Morgan Stanley (NYSE: MS) is going all-in on Tesla (NASDAQ: TSLA). The firm raised its rating on the stock to Overweight from Equal Weight and set a new price target. The new target is $400 and the new high-price target among analysts. It is a 60% increase from Morgan Stanley’s previous target and 60% above the recent price action, so why?
The reason is Tesla’s position in the AI market. Analyst Adam Jonas calls the company’s Dojo supercomputer a $500 billion wild card and likens it to Amazon's (NASDAQ: AMZN) opportunity with AWS. In his view, the company’s future includes software and services, fixed-price car sales, and power delivery.
What is Dojo? Dojo is Elon Musk’s answer to the tight supply of Nvidia (NASDAQ: NVDA) GPU superclusters. To paraphrase, the company says it can’t get enough of them to train their cars, so they made their own system. Dojo is a computer-vision-focused AI supercomputer that aggregates imagery from Tesla vehicles. Dojo uses the data to train the company’s machine-learning models for full self-driving vehicles.
Like most of Musk does, the Dojo architecture is unlike what others are doing and may lead to the next significant advance in AI technology.
The Analysts Signal a Bottom For Tesla
The analysts' activity in Tesla has been mixed this year but now shows a turning point for the market. The consensus price target and rating are down compared to last year, but the price target, at least, is trending higher versus last month and last quarter, and the Morgan Stanley upgrade is a step in the right direction.
The Morgan Stanley upgrade is the 1st since June and is offset by 3 downgrades in the same period, but even those aren’t as bearish as they could be. Two of the 3 downgrades are still Holding and see the stock fairly valued near $260. Aside from that, Tesla stock has seen a series of price target increases that have it trading well above the current consensus.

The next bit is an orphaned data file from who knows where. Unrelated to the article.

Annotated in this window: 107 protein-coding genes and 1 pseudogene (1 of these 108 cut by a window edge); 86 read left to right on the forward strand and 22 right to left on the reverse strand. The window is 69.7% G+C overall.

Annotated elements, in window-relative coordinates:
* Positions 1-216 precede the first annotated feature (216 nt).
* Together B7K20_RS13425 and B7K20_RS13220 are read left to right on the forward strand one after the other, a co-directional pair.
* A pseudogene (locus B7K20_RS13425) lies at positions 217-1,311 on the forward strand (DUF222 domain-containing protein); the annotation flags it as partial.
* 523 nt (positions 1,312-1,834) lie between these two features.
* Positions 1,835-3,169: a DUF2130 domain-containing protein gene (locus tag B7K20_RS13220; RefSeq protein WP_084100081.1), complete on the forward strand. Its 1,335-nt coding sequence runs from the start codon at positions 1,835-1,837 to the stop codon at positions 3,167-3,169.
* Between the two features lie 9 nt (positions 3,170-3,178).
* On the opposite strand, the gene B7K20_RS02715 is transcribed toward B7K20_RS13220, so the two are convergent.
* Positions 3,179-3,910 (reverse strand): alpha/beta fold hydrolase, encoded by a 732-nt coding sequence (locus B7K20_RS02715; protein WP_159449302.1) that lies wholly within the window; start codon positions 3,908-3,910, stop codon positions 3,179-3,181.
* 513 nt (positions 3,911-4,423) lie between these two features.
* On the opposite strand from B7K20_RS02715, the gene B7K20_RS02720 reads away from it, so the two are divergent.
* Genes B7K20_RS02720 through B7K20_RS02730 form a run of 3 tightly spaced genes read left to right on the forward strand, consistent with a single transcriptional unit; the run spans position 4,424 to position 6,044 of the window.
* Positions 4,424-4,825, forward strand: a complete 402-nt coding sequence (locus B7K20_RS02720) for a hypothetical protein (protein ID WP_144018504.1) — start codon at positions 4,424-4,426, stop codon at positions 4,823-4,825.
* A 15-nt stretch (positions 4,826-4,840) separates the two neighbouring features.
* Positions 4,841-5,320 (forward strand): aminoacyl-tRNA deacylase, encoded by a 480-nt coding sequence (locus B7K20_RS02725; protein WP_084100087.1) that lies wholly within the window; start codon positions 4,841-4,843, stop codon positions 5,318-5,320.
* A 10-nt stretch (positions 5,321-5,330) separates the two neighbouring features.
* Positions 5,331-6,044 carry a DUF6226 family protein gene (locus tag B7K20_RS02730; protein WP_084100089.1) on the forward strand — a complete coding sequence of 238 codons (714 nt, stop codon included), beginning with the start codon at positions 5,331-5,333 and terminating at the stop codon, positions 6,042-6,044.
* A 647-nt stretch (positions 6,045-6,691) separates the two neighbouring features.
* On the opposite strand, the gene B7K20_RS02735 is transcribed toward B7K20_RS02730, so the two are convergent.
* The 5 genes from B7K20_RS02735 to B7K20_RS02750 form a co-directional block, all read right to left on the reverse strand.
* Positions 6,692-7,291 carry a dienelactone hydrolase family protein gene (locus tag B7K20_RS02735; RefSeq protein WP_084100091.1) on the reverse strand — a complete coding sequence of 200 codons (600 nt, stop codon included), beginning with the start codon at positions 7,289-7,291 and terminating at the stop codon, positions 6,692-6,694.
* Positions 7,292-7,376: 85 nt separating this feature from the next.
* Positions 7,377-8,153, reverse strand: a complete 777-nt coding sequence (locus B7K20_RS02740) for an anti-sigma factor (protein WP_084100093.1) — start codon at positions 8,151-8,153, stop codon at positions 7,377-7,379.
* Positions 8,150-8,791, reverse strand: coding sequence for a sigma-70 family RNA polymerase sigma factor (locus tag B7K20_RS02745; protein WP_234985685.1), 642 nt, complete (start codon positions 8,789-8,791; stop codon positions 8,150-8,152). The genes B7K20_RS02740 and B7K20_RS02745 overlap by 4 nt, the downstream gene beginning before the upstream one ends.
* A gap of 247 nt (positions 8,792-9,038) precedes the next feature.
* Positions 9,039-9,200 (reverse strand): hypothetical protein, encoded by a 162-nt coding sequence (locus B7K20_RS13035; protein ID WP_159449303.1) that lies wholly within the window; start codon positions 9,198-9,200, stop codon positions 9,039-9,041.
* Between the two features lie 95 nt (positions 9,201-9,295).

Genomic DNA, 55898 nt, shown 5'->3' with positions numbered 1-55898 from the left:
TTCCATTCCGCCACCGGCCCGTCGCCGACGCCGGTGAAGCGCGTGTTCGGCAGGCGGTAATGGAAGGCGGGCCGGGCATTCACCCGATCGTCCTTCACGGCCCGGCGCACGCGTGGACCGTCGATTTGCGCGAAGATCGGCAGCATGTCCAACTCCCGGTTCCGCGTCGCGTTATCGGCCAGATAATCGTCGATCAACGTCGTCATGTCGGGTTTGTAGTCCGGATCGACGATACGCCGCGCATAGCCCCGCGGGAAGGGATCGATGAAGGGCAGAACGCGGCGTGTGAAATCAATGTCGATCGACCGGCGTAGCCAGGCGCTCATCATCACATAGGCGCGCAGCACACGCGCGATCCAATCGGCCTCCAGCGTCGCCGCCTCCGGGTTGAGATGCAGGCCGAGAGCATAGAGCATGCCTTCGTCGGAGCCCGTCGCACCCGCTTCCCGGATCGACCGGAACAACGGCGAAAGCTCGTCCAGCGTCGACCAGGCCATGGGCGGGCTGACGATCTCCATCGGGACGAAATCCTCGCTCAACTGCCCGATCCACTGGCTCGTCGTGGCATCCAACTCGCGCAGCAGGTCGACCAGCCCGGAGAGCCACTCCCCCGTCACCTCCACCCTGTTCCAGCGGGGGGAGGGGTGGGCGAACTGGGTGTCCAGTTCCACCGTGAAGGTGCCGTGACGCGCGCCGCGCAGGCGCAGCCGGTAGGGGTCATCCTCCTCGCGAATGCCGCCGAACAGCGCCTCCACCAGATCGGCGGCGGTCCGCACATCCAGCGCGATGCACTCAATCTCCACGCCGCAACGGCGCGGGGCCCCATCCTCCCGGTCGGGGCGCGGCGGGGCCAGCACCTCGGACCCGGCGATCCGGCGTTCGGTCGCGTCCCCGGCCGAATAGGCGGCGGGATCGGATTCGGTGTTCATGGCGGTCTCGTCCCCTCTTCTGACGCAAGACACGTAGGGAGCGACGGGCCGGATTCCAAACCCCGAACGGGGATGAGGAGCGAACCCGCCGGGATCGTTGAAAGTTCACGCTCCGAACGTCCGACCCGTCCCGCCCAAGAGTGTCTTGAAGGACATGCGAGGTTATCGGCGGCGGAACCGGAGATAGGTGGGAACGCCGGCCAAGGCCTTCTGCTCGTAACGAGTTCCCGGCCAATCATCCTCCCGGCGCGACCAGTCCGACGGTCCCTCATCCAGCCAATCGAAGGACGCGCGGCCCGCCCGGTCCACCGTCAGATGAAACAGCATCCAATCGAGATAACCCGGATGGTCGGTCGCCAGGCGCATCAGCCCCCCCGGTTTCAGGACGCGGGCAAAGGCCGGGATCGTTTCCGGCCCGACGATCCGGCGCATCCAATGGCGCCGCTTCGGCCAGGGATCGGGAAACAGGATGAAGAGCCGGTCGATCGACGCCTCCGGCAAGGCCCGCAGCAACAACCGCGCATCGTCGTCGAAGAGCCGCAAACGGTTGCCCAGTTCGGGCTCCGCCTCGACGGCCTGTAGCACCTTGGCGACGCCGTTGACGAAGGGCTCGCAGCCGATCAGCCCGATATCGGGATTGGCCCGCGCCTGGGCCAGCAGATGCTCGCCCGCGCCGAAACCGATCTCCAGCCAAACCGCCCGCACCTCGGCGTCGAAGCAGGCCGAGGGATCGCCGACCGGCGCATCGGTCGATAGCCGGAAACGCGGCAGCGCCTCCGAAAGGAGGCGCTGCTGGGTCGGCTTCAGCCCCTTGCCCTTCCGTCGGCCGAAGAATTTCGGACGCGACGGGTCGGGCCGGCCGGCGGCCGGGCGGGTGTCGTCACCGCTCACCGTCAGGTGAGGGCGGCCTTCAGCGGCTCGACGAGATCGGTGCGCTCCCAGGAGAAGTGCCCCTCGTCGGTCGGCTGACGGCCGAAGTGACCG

Recent data from China may lead analysts to continue raising their price targets this year. China’s Passenger Car Association said that August sales hit a record for the month and were led by EVs and hybrids. As increasing competition cuts into growth, EV and hybrid sales grew by 35%, and Tesla sales by 31% compared to the prior month.
The takeaway is that the analysts, as robust as the targets for Q3 are, may be underestimating TSLA growth. They expect revenue to be flat compared to the prior quarter, which the data from China contradicts. Assuming the company posts similarly strong results in other markets, Q3 revenue should grow sequentially, even with the recent cuts in pricing.
An Opportunity in the Wings For Tesla
The looming autoworkers strike is a potential catalyst for Tesla and its share prices. Tesla is the only major OEM not represented by the unions and stands to gain ground against its competitors. Analyst Dan Ives of Wedbush views the strike as the worst in 50 years and 1 that could set back plans for the Big 3 automakers' EV transition.
Along with the prospect of losing time and pushing the timeline for EV production ramps into 2024, the strike could eliminate any pricing advantages the Big 3 automakers have. Not only does the UAW want more pay, but it also wants shorter work weeks and other high-cost concessions that will cut into automakers' profits. Meanwhile, Tesla will continue to ramp production at its Gigafactories.
Tesla's stock price shot up more than 6.0% on the Morgan Stanley upgrade, and it may move higher. The advance shows support at the long-term 150-day EMA, a critical support level. Assuming the market follows through on this signal, the next target for resistance is near $280. A move above there would be bullish and open the door to a move up to $300. Beyond that, it will come down to the next earnings report. Tesla is slated to report in mid-October, and the bar is low.